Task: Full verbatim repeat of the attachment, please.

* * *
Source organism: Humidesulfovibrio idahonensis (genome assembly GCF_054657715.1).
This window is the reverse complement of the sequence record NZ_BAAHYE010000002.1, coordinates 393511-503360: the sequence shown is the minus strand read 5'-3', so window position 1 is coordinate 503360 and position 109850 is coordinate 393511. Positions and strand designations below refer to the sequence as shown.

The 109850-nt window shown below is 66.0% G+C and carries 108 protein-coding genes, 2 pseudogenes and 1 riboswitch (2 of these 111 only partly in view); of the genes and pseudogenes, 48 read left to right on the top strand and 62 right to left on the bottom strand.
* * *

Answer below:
Source organism: Humidesulfovibrio idahonensis (genome assembly GCF_054657715.1).
This window is the reverse complement of the sequence record NZ_BAAHYE010000002.1, coordinates 393511-503360: the sequence shown is the minus strand read 5'-3', so window position 1 is coordinate 503360 and position 109850 is coordinate 393511. Positions and strand designations below refer to the sequence as shown.

The 109850-nt window shown below is 66.0% G+C and carries 108 protein-coding genes, 2 pseudogenes and 1 riboswitch (2 of these 111 only partly in view); of the genes and pseudogenes, 48 read left to right on the top strand and 62 right to left on the bottom strand.